And you know what, nowt got nicked!

Everyone looked out for each other and knew each other. Unlike these days when every bloody thing is locked up/down, high fences, barb wire, machine gun nests maybe a few landmines thrown in for good measure. Nobody dares to talk to each.

And to answer your question, as I reach the age of 40, I do find that I've forgotten to lock the house. I've even left the keys in the lock whilst I was at work. And something else the only times I had stuff stolen has been when it's been secured locked. The sods even stolen the bike chains as well.

workhard replied to Owen Rogers | 10 years ago
Owen Rogers wrote:

How mature Sara. I know Cambs police will respond on blue lights to a theft in progress.

Sussex Police won't, not even to a bike theft in progress. By a scrote with a stubbie. I felt sure they'd turn out if I was beating the scrote up but he escaped my grasp and ran away.

Yorkshie Whippet | 10 years ago

Yet another admittance by the authorities that crime is not caused by criminals but by law abiding innocent people.

Sara_H | 10 years ago

Maybe people don't bother ringing the police because they understand that action taken will geneally be zero? Pass the donuts PC Plod.

JamesyBoy75 replied to Sara_H | 10 years ago

I actually tried to stop some youths from stealing a Brompton near to Kings Cross, called police, took photos of them, tried to get others to assist. I was threatened with the angle grinder they were using to cut the lock. Police arrived much later and told me I shouldn't have intervened. I handed over the photos and said I would testify if they could bring the youths to court. Never heard anything again (although did receive a fine from a group of 4 police officers targeting cyclists at a closed one way system two days later - I was pushing my bike forward (with one foot) on a pavement off the saddle, as I had one foot on a pedal and was 'propelling myself forward' with the other foot, I was deemed to be cycling = £60 fine). Huighted the met police's priorities to me quite well.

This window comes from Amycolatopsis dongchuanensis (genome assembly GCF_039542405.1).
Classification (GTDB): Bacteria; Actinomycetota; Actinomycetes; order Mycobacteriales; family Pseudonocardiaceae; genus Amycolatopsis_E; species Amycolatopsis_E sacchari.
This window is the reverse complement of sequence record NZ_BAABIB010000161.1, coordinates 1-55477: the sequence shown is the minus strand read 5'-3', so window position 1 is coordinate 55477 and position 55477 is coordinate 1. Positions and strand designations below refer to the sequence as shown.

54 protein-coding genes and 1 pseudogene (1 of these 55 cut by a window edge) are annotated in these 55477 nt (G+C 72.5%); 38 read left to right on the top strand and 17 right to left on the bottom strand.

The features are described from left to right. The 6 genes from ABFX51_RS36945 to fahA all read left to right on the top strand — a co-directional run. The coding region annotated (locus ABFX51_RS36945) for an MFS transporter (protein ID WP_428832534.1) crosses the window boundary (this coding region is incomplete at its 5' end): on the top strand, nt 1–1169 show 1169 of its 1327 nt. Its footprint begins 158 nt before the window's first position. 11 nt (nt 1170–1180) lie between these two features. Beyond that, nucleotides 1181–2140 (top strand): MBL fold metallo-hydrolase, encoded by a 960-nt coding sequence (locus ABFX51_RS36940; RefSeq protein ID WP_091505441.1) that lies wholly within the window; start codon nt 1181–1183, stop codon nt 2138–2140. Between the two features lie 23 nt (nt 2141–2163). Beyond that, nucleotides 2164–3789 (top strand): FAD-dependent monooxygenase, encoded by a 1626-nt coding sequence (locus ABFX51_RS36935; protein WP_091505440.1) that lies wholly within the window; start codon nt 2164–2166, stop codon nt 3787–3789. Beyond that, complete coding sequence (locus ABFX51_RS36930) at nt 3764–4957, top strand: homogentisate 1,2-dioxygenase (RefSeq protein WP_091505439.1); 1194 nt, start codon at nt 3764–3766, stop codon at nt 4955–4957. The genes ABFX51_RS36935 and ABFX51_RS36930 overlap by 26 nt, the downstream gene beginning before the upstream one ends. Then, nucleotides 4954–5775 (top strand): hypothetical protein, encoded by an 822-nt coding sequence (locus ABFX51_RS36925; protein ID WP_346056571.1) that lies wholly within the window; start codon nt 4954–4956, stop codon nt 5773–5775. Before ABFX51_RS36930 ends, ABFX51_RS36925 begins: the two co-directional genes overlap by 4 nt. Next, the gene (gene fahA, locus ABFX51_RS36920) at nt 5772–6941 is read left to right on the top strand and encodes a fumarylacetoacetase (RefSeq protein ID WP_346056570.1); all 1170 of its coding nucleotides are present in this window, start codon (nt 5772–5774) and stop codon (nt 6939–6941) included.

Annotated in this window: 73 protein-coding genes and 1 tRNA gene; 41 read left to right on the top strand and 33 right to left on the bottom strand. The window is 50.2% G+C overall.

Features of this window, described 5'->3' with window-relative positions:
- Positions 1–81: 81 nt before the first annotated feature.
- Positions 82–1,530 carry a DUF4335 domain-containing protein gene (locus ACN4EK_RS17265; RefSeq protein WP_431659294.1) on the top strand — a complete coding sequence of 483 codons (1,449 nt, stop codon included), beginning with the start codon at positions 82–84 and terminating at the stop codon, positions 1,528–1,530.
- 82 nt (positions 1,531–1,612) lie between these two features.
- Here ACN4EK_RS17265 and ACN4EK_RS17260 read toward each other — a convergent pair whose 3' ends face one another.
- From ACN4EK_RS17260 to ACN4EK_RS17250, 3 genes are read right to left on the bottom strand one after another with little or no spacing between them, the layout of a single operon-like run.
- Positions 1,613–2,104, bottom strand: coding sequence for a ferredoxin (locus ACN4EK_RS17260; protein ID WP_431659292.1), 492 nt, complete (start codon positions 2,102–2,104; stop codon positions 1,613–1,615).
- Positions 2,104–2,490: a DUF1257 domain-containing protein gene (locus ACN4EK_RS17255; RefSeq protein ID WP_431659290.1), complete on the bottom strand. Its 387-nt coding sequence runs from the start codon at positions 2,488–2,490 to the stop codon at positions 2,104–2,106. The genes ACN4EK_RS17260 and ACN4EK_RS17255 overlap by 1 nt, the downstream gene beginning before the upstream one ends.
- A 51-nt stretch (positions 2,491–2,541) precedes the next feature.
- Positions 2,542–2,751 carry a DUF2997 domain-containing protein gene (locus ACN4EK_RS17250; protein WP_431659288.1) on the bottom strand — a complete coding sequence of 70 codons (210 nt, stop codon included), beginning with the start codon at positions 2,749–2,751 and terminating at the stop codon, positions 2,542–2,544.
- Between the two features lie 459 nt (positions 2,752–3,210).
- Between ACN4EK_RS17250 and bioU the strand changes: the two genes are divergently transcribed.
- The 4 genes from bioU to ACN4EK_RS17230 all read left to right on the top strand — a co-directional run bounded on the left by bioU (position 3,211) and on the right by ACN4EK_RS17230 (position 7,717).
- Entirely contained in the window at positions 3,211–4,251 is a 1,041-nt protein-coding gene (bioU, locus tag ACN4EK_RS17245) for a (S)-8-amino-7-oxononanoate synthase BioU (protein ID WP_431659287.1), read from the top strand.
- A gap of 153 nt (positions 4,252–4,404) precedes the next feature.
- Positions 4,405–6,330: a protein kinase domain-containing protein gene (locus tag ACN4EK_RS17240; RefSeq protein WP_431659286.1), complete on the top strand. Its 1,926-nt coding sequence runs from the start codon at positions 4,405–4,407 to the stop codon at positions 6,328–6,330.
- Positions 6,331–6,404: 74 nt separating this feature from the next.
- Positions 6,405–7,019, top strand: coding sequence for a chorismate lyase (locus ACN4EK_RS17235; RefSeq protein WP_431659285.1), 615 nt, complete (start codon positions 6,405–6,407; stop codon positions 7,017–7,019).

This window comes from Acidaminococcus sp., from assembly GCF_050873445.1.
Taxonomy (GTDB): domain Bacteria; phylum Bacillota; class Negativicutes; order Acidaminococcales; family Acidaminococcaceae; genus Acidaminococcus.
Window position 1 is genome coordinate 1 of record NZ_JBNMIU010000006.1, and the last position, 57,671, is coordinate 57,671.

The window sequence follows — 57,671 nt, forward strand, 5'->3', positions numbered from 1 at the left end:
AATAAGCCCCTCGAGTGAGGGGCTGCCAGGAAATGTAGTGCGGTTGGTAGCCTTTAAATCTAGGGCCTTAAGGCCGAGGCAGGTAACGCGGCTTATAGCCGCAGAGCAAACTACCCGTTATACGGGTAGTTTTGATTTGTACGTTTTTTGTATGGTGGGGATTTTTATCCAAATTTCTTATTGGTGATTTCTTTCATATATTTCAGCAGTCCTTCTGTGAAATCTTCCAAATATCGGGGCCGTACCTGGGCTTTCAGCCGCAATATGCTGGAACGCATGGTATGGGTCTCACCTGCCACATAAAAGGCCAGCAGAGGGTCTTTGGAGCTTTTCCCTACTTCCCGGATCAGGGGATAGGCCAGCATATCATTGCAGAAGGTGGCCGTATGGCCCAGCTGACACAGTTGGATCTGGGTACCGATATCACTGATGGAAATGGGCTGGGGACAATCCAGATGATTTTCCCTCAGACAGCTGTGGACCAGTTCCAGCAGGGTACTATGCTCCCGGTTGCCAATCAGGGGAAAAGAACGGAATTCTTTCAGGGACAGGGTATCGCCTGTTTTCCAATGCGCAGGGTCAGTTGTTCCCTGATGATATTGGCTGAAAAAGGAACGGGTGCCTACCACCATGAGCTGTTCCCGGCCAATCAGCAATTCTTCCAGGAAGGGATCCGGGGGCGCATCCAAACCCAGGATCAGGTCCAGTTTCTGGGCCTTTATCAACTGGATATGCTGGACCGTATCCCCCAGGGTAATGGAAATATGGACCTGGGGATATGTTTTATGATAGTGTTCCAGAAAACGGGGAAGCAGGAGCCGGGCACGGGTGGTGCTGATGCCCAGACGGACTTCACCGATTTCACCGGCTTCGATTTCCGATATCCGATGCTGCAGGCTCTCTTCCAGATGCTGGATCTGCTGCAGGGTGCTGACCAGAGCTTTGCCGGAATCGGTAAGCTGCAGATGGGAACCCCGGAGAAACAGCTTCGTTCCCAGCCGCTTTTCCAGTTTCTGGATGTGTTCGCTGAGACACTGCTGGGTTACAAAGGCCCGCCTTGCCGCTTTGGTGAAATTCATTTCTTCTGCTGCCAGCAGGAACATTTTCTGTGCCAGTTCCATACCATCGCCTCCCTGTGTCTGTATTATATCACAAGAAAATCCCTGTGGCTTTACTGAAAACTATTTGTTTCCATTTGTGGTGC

Daclu Trelub replied to JamesyBoy75 | 10 years ago
JamesyBoy75 wrote:

(although did receive a fine from a group of 4 police officers targeting cyclists at a closed one way system two days later - I was pushing my bike forward (with one foot) on a pavement off the saddle, as I had one foot on a pedal and was 'propelling myself forward' with the other foot, I was deemed to be cycling = £60 fine). Huighted the met police's priorities to me quite well.

Cowardly bullying shits hiding behind their uniforms are all too common, unfortunately.